In the rain, with 100% humidity, ventilation is critical. Because of the awning, I hoped the inner tent would be protected from the rain with the vent open. But I found that in mild all-day rain with no wind, a not insignificant amount of water leaked in through the Apex Vent. In a downpour or storm with wind, it would have been much worse. Because the awning is fixed in tension and can’t be tightened further, I found that rain tended to pool in the awnings slack. Also, the Apex Vent can only be opened and closed from the outside, so if it’s open and you feel the rain coming in, you have to exit the tent to close it up.
This seems like a crucial design flaw. If the Apex Vent can’t keep out even light rain, what is its purpose? Apex or peak vents allow moist air to escape when the rest of the tent is battened down for weather protection. If it’s not raining, you can keep the vestibule doors open and have massive floor-to-ceiling ventilation on both sides, or roll back the fly entirely.
Durability/ Construction/ Design issues
I had numerous issues with durability, construction, and design issues of the Telos TR2 from the very first time I set it up and continuing throughout my testing. I am someone who takes very good care of my gear; the tent never got any rough treatment by any means, only real-world field testing in the wind and rain.
In all fairness, Sea-to-Summit says they sent us a pre-production version of the Telos TR2 for review although we can’t see any difference in terms of packaging between the tent we received and retail units. It does beg the question of how the tent was able to win so many awards from other publications who presumably received pre-production models as well.
Here is a partial listing of some of the construction or design issues I encountered:
- The first time I was taking down the tent, the color-coded webbing that pulls the tarp over the Tension Ridge poles tore clean off. It was bartacked into the Hypalon pole pocket but this tells me the edge of the webbing was barely caught in the seam.
- The vestibule zippers don’t meet cleanly when zipped together–on both vestibules, one of the zippers is about a centimeter longer than the other, leaving extra zipper length on one side beyond the zipper slider. I haven’t found this to cause a functional problem, but it looks very amateurish.
- Lightweight zippers on the vestibules consistently get caught on the tent fabric when unzipping. The first time I opened one of the vestibules, the fabric got badly caught in the zipper, and then the zipper split and misaligned (shifted) above the slider. Luckily, coil zippers are somewhat self-repairing and I was able to force the zipper open to realign it, but you can’t do this many times before you cause damage to a zipper. It is really frustrating to be out in the wind and rain and having to fight to open and then fix a vestibule zipper.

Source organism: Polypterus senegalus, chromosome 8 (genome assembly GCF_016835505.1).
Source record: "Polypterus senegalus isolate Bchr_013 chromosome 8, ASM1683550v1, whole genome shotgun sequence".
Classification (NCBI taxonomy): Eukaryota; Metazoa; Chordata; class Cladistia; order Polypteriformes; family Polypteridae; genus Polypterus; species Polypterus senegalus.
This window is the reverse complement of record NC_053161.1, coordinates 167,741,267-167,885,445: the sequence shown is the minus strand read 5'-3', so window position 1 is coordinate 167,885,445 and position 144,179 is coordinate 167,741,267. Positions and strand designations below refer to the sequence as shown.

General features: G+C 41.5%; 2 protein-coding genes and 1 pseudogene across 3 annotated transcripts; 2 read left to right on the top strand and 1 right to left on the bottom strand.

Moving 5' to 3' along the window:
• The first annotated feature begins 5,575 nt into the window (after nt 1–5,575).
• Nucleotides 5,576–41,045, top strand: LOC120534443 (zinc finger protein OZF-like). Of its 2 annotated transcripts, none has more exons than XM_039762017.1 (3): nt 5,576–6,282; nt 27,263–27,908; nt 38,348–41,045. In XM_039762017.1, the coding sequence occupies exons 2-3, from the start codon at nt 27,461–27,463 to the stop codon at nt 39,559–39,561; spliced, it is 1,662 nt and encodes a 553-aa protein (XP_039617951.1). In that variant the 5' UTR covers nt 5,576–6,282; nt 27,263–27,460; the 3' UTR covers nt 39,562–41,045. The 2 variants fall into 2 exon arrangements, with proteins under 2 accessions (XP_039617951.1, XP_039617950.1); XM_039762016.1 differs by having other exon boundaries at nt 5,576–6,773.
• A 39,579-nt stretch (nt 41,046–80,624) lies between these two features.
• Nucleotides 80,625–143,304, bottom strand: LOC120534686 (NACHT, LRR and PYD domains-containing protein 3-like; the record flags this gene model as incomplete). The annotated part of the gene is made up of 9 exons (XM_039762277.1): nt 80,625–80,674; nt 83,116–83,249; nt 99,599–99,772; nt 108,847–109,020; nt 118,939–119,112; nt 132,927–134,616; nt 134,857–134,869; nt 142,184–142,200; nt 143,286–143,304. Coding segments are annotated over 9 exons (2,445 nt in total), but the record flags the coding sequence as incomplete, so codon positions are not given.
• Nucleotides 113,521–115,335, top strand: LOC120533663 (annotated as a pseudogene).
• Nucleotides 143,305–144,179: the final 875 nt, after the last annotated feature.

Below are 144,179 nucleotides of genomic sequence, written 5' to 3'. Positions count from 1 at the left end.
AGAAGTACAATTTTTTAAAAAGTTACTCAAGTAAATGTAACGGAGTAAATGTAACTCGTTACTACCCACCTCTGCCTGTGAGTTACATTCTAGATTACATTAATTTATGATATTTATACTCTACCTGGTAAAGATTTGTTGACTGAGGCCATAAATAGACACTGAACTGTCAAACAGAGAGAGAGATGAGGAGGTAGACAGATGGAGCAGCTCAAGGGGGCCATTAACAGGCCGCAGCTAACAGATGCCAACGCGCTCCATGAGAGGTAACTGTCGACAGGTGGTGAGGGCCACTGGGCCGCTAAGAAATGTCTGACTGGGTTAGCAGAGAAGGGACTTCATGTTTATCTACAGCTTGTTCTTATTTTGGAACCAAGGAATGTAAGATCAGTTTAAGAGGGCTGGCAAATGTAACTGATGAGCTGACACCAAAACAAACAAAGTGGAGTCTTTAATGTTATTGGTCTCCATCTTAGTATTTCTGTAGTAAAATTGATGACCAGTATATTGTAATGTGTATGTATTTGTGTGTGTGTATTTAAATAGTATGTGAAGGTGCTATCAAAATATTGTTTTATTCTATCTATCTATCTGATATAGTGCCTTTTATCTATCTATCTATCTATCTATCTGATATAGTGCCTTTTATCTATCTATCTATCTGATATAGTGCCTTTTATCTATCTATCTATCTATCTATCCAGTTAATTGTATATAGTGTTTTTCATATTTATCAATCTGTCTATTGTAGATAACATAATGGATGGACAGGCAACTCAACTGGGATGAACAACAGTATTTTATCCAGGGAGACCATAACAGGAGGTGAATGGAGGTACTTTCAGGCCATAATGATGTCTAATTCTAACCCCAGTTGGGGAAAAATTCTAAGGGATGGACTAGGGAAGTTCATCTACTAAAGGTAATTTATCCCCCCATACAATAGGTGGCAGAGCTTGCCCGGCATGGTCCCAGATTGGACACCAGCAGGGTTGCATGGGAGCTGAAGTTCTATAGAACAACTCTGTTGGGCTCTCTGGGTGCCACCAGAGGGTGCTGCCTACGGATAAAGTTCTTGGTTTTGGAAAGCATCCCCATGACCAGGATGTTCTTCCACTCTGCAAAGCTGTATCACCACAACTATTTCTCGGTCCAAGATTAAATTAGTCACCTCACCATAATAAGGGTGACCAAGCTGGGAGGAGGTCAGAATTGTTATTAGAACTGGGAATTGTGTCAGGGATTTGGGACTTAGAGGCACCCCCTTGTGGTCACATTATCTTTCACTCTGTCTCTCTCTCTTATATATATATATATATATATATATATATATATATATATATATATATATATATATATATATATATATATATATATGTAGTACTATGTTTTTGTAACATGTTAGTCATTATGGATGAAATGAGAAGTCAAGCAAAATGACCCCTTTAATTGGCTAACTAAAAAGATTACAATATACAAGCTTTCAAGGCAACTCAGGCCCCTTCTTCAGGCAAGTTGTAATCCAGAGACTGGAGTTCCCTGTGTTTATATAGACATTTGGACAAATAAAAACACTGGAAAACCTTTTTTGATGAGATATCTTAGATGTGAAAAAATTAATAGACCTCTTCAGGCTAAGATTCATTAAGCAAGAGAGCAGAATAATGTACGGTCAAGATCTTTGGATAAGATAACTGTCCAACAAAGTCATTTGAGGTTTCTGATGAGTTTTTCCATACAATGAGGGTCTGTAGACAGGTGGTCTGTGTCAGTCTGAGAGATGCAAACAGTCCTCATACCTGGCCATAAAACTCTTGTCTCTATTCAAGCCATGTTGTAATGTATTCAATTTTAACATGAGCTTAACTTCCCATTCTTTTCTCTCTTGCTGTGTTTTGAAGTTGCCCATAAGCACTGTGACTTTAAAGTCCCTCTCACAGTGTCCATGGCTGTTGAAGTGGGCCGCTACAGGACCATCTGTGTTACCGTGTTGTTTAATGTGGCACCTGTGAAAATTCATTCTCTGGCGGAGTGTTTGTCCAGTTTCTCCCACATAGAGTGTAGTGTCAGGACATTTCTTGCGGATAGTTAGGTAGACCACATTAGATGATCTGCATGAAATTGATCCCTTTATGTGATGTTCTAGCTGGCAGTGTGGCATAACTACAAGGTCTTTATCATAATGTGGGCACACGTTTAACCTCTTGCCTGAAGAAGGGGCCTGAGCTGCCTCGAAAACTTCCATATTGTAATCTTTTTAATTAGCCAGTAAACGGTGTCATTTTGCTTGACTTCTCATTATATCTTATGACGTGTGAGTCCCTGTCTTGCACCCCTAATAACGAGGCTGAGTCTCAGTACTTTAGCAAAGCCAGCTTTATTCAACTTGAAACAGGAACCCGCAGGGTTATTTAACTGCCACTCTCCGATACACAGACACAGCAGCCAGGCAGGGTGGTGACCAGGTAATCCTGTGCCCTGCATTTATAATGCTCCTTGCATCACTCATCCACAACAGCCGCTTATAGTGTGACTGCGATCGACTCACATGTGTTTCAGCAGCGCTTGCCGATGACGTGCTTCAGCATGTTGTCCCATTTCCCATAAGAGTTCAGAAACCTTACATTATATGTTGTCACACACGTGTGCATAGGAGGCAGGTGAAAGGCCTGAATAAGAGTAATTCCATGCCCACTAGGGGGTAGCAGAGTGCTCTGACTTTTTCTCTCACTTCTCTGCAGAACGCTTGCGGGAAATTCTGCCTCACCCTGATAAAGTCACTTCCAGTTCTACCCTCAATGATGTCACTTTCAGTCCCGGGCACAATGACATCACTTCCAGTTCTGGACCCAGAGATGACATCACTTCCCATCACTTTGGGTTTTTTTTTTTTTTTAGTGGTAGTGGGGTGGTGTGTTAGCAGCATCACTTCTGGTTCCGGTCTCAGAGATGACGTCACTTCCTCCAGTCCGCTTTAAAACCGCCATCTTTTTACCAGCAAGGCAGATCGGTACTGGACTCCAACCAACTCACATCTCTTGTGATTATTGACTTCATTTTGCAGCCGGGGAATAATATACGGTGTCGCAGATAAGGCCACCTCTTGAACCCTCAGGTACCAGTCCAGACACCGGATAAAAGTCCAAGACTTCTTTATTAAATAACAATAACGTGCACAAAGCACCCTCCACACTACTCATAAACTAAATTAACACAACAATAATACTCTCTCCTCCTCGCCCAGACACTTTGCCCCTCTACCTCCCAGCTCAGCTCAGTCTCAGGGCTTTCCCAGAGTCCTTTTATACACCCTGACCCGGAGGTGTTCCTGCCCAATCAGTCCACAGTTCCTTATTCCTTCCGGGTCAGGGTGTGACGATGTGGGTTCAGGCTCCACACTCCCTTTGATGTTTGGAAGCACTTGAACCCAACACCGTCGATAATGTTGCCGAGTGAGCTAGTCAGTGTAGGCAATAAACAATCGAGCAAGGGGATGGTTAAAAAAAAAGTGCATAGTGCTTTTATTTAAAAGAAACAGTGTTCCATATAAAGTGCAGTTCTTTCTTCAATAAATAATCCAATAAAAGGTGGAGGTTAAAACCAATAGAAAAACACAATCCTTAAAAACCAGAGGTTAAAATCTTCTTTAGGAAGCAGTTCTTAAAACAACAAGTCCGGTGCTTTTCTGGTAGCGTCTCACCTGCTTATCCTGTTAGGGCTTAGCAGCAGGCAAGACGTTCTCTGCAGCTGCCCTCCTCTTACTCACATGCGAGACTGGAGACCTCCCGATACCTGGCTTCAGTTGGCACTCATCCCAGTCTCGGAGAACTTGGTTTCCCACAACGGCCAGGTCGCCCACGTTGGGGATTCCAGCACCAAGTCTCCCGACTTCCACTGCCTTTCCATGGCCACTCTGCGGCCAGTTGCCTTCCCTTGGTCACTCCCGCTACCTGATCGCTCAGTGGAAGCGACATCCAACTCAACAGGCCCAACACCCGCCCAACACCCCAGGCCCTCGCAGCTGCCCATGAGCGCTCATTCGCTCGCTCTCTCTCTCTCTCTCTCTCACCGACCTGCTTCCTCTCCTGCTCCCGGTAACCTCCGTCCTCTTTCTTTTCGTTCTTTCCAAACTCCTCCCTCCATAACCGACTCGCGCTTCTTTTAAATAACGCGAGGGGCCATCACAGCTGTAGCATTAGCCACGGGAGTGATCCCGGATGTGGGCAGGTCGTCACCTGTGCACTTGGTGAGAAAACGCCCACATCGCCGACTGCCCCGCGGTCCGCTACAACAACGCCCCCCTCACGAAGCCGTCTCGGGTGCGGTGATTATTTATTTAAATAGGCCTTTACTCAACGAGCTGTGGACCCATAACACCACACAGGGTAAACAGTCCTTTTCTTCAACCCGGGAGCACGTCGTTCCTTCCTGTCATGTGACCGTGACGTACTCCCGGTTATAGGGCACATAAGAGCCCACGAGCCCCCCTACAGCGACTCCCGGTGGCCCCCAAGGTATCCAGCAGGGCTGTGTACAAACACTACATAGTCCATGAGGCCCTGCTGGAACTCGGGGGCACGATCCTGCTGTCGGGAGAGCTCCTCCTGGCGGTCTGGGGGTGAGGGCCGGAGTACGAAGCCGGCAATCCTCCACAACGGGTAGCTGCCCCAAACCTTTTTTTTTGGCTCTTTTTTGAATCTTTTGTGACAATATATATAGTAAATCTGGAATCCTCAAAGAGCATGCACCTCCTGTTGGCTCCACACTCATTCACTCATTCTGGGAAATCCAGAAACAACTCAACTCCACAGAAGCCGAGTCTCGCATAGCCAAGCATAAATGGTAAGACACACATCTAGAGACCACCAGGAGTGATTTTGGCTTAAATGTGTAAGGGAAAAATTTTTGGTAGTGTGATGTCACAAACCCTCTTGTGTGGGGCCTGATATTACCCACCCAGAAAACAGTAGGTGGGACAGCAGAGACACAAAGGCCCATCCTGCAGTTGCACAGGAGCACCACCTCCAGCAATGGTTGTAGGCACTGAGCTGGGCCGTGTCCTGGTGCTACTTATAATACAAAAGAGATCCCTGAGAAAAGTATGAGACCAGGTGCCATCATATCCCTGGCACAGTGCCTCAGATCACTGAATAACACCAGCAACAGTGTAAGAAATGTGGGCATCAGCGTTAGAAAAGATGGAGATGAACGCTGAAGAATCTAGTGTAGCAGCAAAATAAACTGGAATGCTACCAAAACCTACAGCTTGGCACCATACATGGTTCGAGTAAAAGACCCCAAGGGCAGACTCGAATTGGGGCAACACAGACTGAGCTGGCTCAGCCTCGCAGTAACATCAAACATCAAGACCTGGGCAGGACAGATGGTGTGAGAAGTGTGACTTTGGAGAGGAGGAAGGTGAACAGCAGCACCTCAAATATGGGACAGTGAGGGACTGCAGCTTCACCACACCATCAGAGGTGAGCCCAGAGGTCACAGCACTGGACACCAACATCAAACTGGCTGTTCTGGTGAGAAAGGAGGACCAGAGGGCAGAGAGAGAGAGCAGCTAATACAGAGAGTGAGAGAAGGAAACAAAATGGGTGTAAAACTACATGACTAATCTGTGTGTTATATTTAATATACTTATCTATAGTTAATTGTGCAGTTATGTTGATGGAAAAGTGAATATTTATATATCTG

- The placement of the mini velcro wraps to secure the fly to the poles conflicts with the placement of the inner tent clips when you adjust the tension. When the clips and the velcro wrap hit against each other, you can’t tension the fly any further until you undo the wrap. I didn’t find the velcro wraps to be necessary, so I just left them undone.
- The vestibule zippers’ storm flaps are quite skinny with only one piece of velcro closing it at the bottom, so they don’t completely cover the (non-water-resistant) zippers, leaving them exposed to rain.
Comparable Two-Person Tents
I’m excited to see Sea to Summit sell a double-wall tent, there are too many design, construction, and usability issues with the Sea to Summit Telos TR2 2P Tent for me to recommend it. I would wait for a second version of the tent that will hopefully fix the issues I describe above and the feedback they’re getting from other testers.
Disclosure: The author received a tent from Sea to Summit for an honest review.
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About the author
Greg Pehrson is an ultralight backpacker who was bitten hard by the MYOG (make-your-own-gear) bug. He repairs, tinkers, and builds gear, often seeking to upcycle throwaway items or repurpose things from outside the backpacking world.